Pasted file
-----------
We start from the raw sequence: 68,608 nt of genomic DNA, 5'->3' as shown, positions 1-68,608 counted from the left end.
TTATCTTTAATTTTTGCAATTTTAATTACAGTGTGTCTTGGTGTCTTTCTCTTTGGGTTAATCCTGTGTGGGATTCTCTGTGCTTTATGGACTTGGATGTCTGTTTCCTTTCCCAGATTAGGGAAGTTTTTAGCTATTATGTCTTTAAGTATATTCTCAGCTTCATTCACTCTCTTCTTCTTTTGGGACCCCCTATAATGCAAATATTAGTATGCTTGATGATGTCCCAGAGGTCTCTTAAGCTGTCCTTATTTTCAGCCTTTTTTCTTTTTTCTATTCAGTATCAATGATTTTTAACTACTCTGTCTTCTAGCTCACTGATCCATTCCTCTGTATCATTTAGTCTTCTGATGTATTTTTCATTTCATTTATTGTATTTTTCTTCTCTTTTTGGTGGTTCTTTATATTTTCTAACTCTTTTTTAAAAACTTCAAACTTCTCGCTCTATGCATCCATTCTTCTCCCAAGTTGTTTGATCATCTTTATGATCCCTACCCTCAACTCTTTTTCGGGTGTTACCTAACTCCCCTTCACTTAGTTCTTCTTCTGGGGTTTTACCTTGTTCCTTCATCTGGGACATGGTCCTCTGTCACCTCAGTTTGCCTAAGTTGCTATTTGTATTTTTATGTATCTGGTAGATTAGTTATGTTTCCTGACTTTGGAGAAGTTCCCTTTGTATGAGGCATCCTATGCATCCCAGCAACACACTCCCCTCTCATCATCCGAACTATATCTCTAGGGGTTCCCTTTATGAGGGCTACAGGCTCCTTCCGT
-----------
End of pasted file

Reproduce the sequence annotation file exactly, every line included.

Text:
We start from the raw sequence: 68,608 nt of genomic DNA, 5'->3' as shown, positions 1-68,608 counted from the left end.
TTATCTTTAATTTTTGCAATTTTAATTACAGTGTGTCTTGGTGTCTTTCTCTTTGGGTTAATCCTGTGTGGGATTCTCTGTGCTTTATGGACTTGGATGTCTGTTTCCTTTCCCAGATTAGGGAAGTTTTTAGCTATTATGTCTTTAAGTATATTCTCAGCTTCATTCACTCTCTTCTTCTTTTGGGACCCCCTATAATGCAAATATTAGTATGCTTGATGATGTCCCAGAGGTCTCTTAAGCTGTCCTTATTTTCAGCCTTTTTTCTTTTTTCTATTCAGTATCAATGATTTTTAACTACTCTGTCTTCTAGCTCACTGATCCATTCCTCTGTATCATTTAGTCTTCTGATGTATTTTTCATTTCATTTATTGTATTTTTCTTCTCTTTTTGGTGGTTCTTTATATTTTCTAACTCTTTTTTAAAAACTTCAAACTTCTCGCTCTATGCATCCATTCTTCTCCCAAGTTGTTTGATCATCTTTATGATCCCTACCCTCAACTCTTTTTCGGGTGTTACCTAACTCCCCTTCACTTAGTTCTTCTTCTGGGGTTTTACCTTGTTCCTTCATCTGGGACATGGTCCTCTGTCACCTCAGTTTGCCTAAGTTGCTATTTGTATTTTTATGTATCTGGTAGATTAGTTATGTTTCCTGACTTTGGAGAAGTTCCCTTTGTATGAGGCATCCTATGCATCCCAGCAACACACTCCCCTCTCATCATCCGAACTATATCTCTAGGGGTTCCCTTTATGAGGGCTACAGGCTCCTTCCGT